A Q&A with the man who’s completing the 3,100-mile trail to help get more young people outside
On April 28, Michael Hervey began his quest to complete the Continental Divide Trail (CDT) in a single season. As of July, he was done marching through the last of the 14ers in Colorado and well into Wyoming.
The trip will take him from the badlands of New Mexico to the Canadian border, covering 3,100 miles on the highest and most remote of the National Scenic Trails. He won’t be alone. In the spring, about 200 hikers set out from the desert in an attempt to reach the Canadian border before winter arrives. And if he succeeds, he’ll join a hardy group of several dozen hikers to complete one of the most challenging long-distance trails in the United States this year.
One thing sets Hervey apart: He’s undertaking this trek to support the nonprofit organization Outdoor Outreach, a San Diego-based group that helps underserved and at-risk youth reach their full potential through outdoor leadership and mentoring programs, ranging from after-school climbing sessions to camping trips to surf lessons. Thus far, he’s raised over $20,000 in donations.
I caught up with Hervey before he hit the trails to learn more about his plans.
What will be your biggest challenge?
Other than the heat and the lack of water, the first four days of a trip of this duration are always brutal. You go through this transition phase of carrying a pack. Even the first two weeks are an adjustment: Your body is still trying to get used to the daily routine of hiking 20 to 30 miles per day.
How do you train to hike 3,100 miles?
To get in shape for the CDT, I did some hiking and ultrarunning. But I tried to get used to carrying a little bit of weight because that’s the main difference between running long distances and doing this on a daily basis.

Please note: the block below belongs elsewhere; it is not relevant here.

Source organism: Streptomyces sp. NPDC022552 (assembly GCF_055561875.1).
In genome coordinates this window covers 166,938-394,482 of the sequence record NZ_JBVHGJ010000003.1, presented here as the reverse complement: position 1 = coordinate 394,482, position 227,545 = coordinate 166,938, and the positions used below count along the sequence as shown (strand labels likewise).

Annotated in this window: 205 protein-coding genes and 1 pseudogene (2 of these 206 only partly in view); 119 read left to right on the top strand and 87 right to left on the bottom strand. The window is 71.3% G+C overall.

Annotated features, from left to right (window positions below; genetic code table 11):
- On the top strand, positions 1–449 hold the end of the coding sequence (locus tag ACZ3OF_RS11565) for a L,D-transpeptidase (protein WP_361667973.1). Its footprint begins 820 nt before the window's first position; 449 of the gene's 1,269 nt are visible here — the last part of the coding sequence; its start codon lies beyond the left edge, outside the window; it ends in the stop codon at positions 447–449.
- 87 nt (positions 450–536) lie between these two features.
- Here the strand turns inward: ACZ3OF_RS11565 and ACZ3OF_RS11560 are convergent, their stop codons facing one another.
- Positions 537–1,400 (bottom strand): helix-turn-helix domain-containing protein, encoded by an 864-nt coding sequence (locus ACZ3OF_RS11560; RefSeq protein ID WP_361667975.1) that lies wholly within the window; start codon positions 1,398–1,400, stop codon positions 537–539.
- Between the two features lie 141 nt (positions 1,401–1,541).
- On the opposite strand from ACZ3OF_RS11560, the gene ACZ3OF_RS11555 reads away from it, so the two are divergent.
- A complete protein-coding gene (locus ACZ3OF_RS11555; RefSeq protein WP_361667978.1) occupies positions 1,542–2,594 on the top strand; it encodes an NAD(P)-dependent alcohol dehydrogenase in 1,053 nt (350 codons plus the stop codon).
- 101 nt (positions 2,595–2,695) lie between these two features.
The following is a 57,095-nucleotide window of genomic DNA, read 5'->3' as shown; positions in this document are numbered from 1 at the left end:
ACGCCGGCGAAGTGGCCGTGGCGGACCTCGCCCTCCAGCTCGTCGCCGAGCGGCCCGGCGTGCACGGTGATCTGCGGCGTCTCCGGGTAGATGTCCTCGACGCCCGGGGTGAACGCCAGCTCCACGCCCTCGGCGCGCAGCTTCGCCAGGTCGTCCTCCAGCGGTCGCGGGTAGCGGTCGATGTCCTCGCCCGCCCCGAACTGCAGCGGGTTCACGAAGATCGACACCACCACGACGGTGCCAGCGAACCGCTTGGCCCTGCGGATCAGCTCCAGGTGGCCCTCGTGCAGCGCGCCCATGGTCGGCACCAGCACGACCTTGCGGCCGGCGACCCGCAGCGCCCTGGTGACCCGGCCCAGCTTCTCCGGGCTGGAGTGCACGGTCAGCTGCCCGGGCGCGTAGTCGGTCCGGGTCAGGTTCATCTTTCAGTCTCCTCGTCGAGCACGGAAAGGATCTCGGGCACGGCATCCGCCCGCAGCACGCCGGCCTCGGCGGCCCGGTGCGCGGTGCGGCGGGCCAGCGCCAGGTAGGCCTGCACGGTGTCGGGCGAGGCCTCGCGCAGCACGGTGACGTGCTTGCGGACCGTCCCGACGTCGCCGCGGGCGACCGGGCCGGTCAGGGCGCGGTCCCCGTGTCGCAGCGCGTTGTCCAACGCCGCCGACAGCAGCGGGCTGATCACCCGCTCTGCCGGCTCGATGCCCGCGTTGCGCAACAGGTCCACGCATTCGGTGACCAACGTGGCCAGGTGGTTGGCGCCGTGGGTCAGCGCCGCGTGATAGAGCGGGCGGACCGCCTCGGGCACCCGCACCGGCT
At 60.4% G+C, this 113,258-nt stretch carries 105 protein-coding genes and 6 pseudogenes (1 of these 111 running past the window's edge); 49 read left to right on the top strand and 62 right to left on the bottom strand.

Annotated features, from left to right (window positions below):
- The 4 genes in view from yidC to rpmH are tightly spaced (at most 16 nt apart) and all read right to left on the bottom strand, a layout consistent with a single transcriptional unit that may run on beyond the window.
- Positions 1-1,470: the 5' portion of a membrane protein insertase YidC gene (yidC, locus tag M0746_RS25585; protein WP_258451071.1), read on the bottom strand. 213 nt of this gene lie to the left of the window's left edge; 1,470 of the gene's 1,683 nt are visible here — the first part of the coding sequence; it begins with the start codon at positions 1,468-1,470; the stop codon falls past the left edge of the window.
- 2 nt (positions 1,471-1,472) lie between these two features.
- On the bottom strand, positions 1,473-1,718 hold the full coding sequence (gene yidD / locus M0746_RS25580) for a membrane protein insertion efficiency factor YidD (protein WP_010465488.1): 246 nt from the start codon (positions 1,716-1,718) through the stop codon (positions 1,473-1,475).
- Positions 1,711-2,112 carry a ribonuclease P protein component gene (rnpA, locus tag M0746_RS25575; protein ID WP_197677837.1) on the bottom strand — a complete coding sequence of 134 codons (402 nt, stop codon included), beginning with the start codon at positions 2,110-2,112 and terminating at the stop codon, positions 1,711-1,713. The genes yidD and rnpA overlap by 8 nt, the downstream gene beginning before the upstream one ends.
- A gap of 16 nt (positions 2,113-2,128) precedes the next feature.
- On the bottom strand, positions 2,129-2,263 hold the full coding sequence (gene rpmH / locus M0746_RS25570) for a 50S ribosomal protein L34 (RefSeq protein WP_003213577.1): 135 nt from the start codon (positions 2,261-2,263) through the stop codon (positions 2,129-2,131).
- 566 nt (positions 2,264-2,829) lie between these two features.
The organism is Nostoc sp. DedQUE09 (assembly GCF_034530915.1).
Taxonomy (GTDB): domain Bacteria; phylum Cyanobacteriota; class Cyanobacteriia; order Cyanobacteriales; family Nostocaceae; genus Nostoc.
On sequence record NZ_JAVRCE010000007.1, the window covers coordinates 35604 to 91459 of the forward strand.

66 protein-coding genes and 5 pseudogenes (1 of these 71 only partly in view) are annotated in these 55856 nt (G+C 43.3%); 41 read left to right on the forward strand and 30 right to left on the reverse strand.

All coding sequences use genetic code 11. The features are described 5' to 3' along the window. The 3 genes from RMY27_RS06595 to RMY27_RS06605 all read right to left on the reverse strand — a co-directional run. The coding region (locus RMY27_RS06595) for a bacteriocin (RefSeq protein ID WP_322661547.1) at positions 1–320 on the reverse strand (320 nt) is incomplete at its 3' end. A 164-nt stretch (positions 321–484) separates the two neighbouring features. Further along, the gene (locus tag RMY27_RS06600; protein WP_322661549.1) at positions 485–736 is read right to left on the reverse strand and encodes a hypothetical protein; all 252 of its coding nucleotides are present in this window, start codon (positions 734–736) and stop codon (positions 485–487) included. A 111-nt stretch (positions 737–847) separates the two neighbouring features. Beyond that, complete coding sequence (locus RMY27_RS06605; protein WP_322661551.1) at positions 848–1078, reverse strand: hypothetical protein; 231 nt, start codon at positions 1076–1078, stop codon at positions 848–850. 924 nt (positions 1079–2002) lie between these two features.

Are the perils of embarking on a journey like this part of the fun?
I think more than the element of danger, there’s the mystery of the trail. I plan to stay on the CDT most of the time. I’m comfortable in the woods and that’s where I want to be. And if you think about it, the trail is the flattest and safest way over the mountains. I plan to take as few risks as possible and come home in one piece.
The mountains don’t scare me. I did the Pacific Crest Trail (PCT) three years ago. Over time, the trail became my home. I felt as though I was exposing myself to more risk each time that I entered a town than when I was on the trail alone or with a small group of hikers.
And yet there’s a weird paradox because thru-hikers are not able to do this kind of hiking without help from the towns. Whether it’s the resupply of food or hitching a ride, I wouldn’t be able to do this trip completely alone.
How much does your pack weigh?
Without food and water, it’s about 10 pounds. I’m packed for hiking, not camping.
When I was on the PCT, I had no gear. I didn’t carry a tent, and I ate a lot of tortillas and peanut butter [because I didn’t carry a stove].